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Faculty Council addresses University DEI efforts, School of Civic Life and Leadership

Students walk by the Old Well on Monday, Feb. 6, 2023.

Chancellor Kevin Guskiewicz gave updates about recent requests for information about UNC's diversity, equity and inclusion efforts from the North Carolina legislature at Friday's Faculty Council meeting. 

Council members also spoke about the School of Civic Life and Leadership and new administrative hires at the University. 

Diversity, Equity, Inclusion and Accessibility at UNC

  • Guskiewicz spoke about a request for documents related to Diversity, Equity, Inclusion and Accessibility training at UNC that was made by The Joint Legislative Commission on Government Operations of the N.C. General Assembly on March 14. The letter sets a deadline of March 28 for UNC to reply. 
    • Guskiewicz acknowledged the letter and said that University leaders “respond to requests like this often."
    • “We are not the only university in the country that is being asked to take an inventory of DEI, so we are not alone there” Guskiewicz said. “I want you to hear that we as a leadership team and you as a faculty are committed to this diverse community that makes us who we are and allows us to accomplish the great things I talked about earlier.” 
  • The UNC Board of Governors also recently approved a “compelled speech policy” in an attempt to prevent viewpoint discrimination in hiring.
    • “Under no circumstances would we hire staff based on their political or ideological viewpoints,” Guskiewicz said. 
  • During faculty comments, Dr. Jennifer Goralski of the UNC School of Medicine expressed concern about the new compelled speech policy.
    • “Reproductive health is not a ‘contemporary political debate,’ and neither is transgender suicide – that is a health care problem,” she said. “Racial biases in medicine are a health care problem. It concerns me that making this policy so broad is going to serve as a slippery slope to narrow down what we are allowed to teach our trainees and future doctors.”
    • Thomas Kelley, a candidate for chairperson of the faculty, said that the compelled speech policy would “almost certainly be challenged as unconstitutional, because it is.” 
  • History professor Miguel La Serna spoke about the request for DEIA information.
    • “It’s hard not to interpret the recent demand that we turn over everything to do with diversity and inclusion, as well as any other word you can associate with that, as anything but an assault on the university,” he said. “I feel like this assault is happening all the way from the Board of Trustees up to the Supreme Court of the United States.”

School of Civic Life and Leadership

  • Chairperson of the Faculty Mimi Chapman addressed an op-ed published in the Greensboro News and Record. The article, written by trustee Perrin W. Jones, was critical of the Faculty Council’s response to SCiLL.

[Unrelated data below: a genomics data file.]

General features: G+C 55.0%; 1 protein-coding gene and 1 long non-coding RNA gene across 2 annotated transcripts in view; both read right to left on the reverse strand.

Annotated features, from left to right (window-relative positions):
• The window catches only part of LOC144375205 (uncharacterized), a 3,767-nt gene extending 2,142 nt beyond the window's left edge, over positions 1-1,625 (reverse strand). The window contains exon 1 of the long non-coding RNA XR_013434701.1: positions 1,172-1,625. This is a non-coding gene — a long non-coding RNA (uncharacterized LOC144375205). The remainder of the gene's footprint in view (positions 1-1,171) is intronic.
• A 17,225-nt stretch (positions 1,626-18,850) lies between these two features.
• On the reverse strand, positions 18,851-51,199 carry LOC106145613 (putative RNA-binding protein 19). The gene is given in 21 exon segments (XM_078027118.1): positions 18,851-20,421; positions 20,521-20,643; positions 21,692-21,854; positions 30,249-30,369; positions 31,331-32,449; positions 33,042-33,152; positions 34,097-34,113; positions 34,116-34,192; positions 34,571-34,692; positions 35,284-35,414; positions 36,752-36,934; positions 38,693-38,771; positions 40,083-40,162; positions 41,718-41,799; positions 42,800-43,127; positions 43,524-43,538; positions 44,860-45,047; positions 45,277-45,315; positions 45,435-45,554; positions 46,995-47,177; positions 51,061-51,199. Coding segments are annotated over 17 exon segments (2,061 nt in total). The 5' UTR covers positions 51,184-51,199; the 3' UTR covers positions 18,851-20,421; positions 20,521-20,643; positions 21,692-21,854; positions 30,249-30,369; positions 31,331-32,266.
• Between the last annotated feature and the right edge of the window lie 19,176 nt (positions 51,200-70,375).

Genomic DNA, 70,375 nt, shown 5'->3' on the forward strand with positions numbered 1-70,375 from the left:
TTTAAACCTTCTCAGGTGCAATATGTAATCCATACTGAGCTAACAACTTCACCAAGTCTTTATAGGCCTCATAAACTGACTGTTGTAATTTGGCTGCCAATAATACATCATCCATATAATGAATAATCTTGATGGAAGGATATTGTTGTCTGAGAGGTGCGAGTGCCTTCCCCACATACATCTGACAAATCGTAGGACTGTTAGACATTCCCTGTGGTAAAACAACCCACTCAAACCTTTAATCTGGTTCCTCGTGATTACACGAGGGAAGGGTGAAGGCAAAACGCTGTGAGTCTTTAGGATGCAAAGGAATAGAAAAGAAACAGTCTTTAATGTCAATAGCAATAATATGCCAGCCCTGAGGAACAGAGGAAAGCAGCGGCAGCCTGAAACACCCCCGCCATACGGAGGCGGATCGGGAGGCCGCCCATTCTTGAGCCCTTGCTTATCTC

• Chapman said the op-ed “took issue with the timeline that had been presented at a recent Faculty Council meeting, asserting that the faculty had already voted in the past by their participation in discussions of (the Program for Public Discourse).” 
      • According to Chapman, the Faculty Council never voted for the establishment of SCiLL. When former Dean of the College of Arts & Sciences Terry Rhodes first announced the formation of the Program for Public Discourse, professor Jay Smith proposed a resolution to delay the implementation of the program. The resolution failed.
  • Chapman said that a trustee questioned her about her political activities because of her involvement with the Coalition for Carolina. She is a founding member of the organization. 
    • “I was told that I was undermining the trustees and the provost in particular,” Chapman said. 
  • Lloyd Kramer, a former chairperson of the faculty, affirmed Chapman's timeline of faculty decisions as accurate. 
    • “I feel that it is a misrepresentation to say that the Faculty Council endorsed a curriculum plan and a strategy for implementing that plan,” Kramer said. “I’m simply here to confirm and give my vehement support to Mimi’s historical memory.”
  • Guskiewicz addressed concerns about SCiLL in his own remarks.
    • “I made that very clear on Jan. 26 in my campus message, after that Board of Trustees meeting, that any curriculum development would start with our faculty, our deans, our provosts,” Guskiewicz said.
      • He also said the Faculty Council would be involved in hiring faculty for the new school.

Other key developments

  • UNC is in the process of hiring a new vice chancellor for research, a new dean for the Kenan-Flagler Business School. The faculty is also preparing to hire a new innovations officer and executive director for Innovate Carolina.
    • The first two searches have finished Zoom interviews and are moving on to on-campus interviews, Provost Chris Clemens said. 
  • Law professor Thomas Kelley and professor of health behavior Beth Moracco gave brief speeches pertaining to their qualifications for faculty leadership ahead of the upcoming vote for the next chairperson of the faculty.